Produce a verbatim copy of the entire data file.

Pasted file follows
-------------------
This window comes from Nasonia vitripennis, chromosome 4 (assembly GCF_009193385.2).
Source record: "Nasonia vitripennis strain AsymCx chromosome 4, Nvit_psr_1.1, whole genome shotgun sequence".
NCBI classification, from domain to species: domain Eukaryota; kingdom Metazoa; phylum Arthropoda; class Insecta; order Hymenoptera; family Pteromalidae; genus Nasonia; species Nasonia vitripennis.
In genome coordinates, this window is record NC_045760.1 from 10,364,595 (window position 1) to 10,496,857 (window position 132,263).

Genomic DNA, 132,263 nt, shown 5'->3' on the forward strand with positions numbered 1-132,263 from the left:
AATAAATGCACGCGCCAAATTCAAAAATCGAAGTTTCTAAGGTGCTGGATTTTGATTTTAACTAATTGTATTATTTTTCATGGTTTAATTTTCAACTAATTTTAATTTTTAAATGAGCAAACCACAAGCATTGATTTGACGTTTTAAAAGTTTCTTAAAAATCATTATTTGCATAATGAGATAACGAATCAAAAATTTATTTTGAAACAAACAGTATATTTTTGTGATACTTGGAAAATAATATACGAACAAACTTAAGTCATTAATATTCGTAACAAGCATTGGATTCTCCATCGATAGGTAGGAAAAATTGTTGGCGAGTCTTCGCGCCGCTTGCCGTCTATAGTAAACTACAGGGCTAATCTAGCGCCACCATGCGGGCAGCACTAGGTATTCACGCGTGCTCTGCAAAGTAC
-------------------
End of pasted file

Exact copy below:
This window comes from Nasonia vitripennis, chromosome 4 (assembly GCF_009193385.2).
Source record: "Nasonia vitripennis strain AsymCx chromosome 4, Nvit_psr_1.1, whole genome shotgun sequence".
NCBI classification, from domain to species: domain Eukaryota; kingdom Metazoa; phylum Arthropoda; class Insecta; order Hymenoptera; family Pteromalidae; genus Nasonia; species Nasonia vitripennis.
In genome coordinates, this window is record NC_045760.1 from 10,364,595 (window position 1) to 10,496,857 (window position 132,263).

Genomic DNA, 132,263 nt, shown 5'->3' on the forward strand with positions numbered 1-132,263 from the left:
AATAAATGCACGCGCCAAATTCAAAAATCGAAGTTTCTAAGGTGCTGGATTTTGATTTTAACTAATTGTATTATTTTTCATGGTTTAATTTTCAACTAATTTTAATTTTTAAATGAGCAAACCACAAGCATTGATTTGACGTTTTAAAAGTTTCTTAAAAATCATTATTTGCATAATGAGATAACGAATCAAAAATTTATTTTGAAACAAACAGTATATTTTTGTGATACTTGGAAAATAATATACGAACAAACTTAAGTCATTAATATTCGTAACAAGCATTGGATTCTCCATCGATAGGTAGGAAAAATTGTTGGCGAGTCTTCGCGCCGCTTGCCGTCTATAGTAAACTACAGGGCTAATCTAGCGCCACCATGCGGGCAGCACTAGGTATTCACGCGTGCTCTGCAAAGTAC